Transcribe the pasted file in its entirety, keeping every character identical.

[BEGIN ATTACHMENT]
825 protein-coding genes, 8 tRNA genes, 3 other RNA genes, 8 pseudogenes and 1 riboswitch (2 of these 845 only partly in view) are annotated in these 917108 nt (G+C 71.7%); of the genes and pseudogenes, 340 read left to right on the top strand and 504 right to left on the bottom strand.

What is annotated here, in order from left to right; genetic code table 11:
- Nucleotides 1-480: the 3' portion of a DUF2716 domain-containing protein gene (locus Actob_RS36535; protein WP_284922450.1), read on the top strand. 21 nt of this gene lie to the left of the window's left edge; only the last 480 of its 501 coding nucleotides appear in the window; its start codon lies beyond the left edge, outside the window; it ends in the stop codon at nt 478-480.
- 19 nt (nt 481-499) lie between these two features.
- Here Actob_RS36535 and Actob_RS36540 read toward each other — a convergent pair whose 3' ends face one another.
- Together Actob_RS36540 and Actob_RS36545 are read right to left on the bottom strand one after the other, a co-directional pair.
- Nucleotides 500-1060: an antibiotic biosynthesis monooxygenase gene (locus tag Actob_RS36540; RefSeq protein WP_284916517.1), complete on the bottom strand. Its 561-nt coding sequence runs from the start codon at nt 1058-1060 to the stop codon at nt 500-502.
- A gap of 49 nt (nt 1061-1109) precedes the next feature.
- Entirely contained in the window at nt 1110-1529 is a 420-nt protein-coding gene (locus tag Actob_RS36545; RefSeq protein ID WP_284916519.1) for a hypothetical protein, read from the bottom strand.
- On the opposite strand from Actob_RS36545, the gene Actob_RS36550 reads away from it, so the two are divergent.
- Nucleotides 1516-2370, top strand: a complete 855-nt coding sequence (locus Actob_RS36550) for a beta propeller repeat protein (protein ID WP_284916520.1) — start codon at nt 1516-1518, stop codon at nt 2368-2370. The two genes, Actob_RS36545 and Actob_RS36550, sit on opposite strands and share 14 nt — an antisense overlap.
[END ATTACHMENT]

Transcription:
825 protein-coding genes, 8 tRNA genes, 3 other RNA genes, 8 pseudogenes and 1 riboswitch (2 of these 845 only partly in view) are annotated in these 917108 nt (G+C 71.7%); of the genes and pseudogenes, 340 read left to right on the top strand and 504 right to left on the bottom strand.

What is annotated here, in order from left to right; genetic code table 11:
- Nucleotides 1-480: the 3' portion of a DUF2716 domain-containing protein gene (locus Actob_RS36535; protein WP_284922450.1), read on the top strand. 21 nt of this gene lie to the left of the window's left edge; only the last 480 of its 501 coding nucleotides appear in the window; its start codon lies beyond the left edge, outside the window; it ends in the stop codon at nt 478-480.
- 19 nt (nt 481-499) lie between these two features.
- Here Actob_RS36535 and Actob_RS36540 read toward each other — a convergent pair whose 3' ends face one another.
- Together Actob_RS36540 and Actob_RS36545 are read right to left on the bottom strand one after the other, a co-directional pair.
- Nucleotides 500-1060: an antibiotic biosynthesis monooxygenase gene (locus tag Actob_RS36540; RefSeq protein WP_284916517.1), complete on the bottom strand. Its 561-nt coding sequence runs from the start codon at nt 1058-1060 to the stop codon at nt 500-502.
- A gap of 49 nt (nt 1061-1109) precedes the next feature.
- Entirely contained in the window at nt 1110-1529 is a 420-nt protein-coding gene (locus tag Actob_RS36545; RefSeq protein ID WP_284916519.1) for a hypothetical protein, read from the bottom strand.
- On the opposite strand from Actob_RS36545, the gene Actob_RS36550 reads away from it, so the two are divergent.
- Nucleotides 1516-2370, top strand: a complete 855-nt coding sequence (locus Actob_RS36550) for a beta propeller repeat protein (protein ID WP_284916520.1) — start codon at nt 1516-1518, stop codon at nt 2368-2370. The two genes, Actob_RS36545 and Actob_RS36550, sit on opposite strands and share 14 nt — an antisense overlap.